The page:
TGN stands to make millions on this so lets not endow them with altruistic behaviors. TGN NOT digitizing these records is NOT THE END OF THE INTERNET as you stated, but it might be the end of free access by "owners" of those documents and that would be you and me and every other citizen of the United States.
I am not afraid to sign my name either.
First of all note I said "one of those", where those denotes only a certain part of genweb folks, whom I mostly hold in high regard. But a minority of same, who are the loudest in being heard often, are indeed "in a tizzy" a lot of the time. While Ancestry has indeed made missteps in action and communication as with the bio collection thing, the exodus of county genweb pages from Rootsweb was ill thought-out. For a very good and balanced view of that situation, you can see Kimberly Powell's article on about.com.
Now back to this NARA thing where you are asserting doom and gloom and that the evil genealogy empire led by Darth Sullivan. I never said nor did the Insider that this was an altruistic project by Ancestry. Of course they are doing it for the money. How can you insinuate any of us said otherwise?
And you said, "but it might be the end of free access by "owners" of those documents and that would be you and me and every other citizen of the United States". All you are doing here is making a false allegation that we the people can lose access to these documents by this or other digitization projects by commercial vendors (like the more subtle and evil Footnote whom you don't mention).
After Ancestry digitizes various records at NARA, they will still be accessible at NARA for *free*. And five years afterward, they will be *free* to the general public online. So if you again assert or insinuate that this will lead to reduced or restricted access, and have no proof to offer of same, then you will be lying.
I am no fawning acolyte of Ancestry's and if you read the archives of this blog, I have made plenty of criticisms. But they are ones that I believe are grounded in fact and not baseless speculation or the errors repeated ad nauseum by the internet tizzy crowd.
I came across an excellent analysis of the proposed agreement by a former NARA employee at http://www.archivesnext.com/?p=135. If you're interested in this issue, I highly recommend you read it.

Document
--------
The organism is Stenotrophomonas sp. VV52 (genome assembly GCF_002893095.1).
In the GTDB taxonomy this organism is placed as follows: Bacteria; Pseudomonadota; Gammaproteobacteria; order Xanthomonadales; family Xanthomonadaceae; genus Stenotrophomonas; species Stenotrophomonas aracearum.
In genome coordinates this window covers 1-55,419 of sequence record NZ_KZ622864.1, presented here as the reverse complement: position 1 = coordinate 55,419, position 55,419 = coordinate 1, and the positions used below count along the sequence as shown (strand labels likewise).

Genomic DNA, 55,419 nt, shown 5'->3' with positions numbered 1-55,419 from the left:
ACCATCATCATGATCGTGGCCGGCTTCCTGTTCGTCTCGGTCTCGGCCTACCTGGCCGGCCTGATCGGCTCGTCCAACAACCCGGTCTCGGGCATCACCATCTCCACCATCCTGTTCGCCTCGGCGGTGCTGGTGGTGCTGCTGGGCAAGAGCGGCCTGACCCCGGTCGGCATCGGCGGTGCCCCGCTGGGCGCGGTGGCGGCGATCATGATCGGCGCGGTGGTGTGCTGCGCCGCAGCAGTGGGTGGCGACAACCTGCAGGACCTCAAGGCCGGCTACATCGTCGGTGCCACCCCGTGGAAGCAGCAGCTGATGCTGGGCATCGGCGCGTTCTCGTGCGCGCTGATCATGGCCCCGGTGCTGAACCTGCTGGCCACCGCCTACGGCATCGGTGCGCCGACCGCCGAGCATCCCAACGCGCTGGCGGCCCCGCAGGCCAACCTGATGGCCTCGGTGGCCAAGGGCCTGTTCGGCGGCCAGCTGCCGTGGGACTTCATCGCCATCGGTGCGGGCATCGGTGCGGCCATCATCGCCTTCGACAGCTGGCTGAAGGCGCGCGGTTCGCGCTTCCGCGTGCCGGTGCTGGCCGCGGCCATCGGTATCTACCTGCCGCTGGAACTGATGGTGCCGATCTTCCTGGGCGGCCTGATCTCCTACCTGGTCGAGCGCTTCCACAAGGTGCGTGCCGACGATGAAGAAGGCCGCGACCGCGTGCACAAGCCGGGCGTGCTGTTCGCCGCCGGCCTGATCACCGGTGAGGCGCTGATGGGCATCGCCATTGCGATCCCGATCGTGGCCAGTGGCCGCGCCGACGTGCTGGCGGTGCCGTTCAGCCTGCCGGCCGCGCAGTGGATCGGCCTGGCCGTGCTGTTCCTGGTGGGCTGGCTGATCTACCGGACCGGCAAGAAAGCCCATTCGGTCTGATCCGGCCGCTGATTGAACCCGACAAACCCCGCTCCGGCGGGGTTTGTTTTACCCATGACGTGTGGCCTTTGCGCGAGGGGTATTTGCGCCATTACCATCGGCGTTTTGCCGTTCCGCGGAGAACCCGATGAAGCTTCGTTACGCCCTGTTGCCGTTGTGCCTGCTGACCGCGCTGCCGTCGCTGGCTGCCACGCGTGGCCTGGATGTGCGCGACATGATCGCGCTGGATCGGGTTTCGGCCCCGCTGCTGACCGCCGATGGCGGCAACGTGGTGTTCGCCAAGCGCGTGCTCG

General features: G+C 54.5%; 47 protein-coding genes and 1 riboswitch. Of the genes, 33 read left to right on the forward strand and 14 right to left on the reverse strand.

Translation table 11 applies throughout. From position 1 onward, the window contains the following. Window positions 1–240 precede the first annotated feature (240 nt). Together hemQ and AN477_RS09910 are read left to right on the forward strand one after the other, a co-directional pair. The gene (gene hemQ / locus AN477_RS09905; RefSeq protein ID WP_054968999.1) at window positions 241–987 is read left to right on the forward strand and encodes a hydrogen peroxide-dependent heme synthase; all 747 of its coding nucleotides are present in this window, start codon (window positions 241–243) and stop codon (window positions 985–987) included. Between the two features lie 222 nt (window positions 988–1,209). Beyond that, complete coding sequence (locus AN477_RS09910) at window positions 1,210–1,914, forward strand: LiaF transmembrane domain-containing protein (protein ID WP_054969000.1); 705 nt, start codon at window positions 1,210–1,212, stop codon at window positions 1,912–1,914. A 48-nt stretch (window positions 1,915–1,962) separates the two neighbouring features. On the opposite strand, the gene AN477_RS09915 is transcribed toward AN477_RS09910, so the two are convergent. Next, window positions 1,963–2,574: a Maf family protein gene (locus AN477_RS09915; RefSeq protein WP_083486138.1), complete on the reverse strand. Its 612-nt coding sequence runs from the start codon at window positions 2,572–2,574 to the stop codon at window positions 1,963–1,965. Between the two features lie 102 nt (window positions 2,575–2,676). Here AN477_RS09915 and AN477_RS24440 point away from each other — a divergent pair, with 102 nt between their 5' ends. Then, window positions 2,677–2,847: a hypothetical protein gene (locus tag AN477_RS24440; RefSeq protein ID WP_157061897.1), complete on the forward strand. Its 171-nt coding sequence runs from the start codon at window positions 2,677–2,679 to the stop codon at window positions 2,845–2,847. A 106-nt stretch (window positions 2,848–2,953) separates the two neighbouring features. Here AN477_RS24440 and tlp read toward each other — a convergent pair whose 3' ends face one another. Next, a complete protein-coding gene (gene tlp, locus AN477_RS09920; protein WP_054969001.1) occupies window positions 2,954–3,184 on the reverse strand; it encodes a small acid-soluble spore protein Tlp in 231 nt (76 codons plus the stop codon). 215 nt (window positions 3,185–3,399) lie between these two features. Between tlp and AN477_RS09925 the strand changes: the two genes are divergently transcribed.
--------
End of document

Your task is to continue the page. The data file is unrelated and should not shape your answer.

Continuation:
-- The Ancestry Insider
Thank you for your comments. Amen to that request on 1812 records. I'm hoping that will resolve one of my brick walls.
-- The Ancestry Insider
Thank you for your comments. While you raise a good point about NARA's decreased likelihood of re-digitizing records that it will get for free within five years, if NARA doesn't enter into these private agreements, do you think these records will get digitized during the next 5 years? Every year the White House (under either party) submits a deeply slashed NARA budget, knowing the public will mount a campaign to have Congress restore its funding. Under this environment, NARA's budget suffers enormous downward pressure year after year. In this environment, adding funding for digitization efforts is extremely unlikely.
Five years from now the digitized records will be free to all. Without these agreements, I think only a small fraction would be digitized. From a practical approach, I applaud these agreements as a faster way at arriving at freely available digitized records.
-- The Ancestry Insider
Thank you for your comments. In my article I present six ways in which this agreement expands access to these records. Five are free and one places the access "behind a pay per view situation." You tease us with the thought that this "might be the end of free access by...you and me."
Can you elaborate on how you think expanding access via several new free avenues plus one paid avenue might end free access?
You think this is a sweetheart deal and "TGN stands to make millions." I worry more that any tiny incremental increase in revenues will be swamped by the large digitization costs. If you have some ideas that would decrease the enormous costs associated with digitizing and indexing records, please share them. Perhaps your ideas would bring the costs down to a level that NARA could afford to do it.
Better yet, contact me privately. If you've got the business plan, I've got the startup capital. Forget TGN; you and I can split those millions!
-- The Ancestry Insider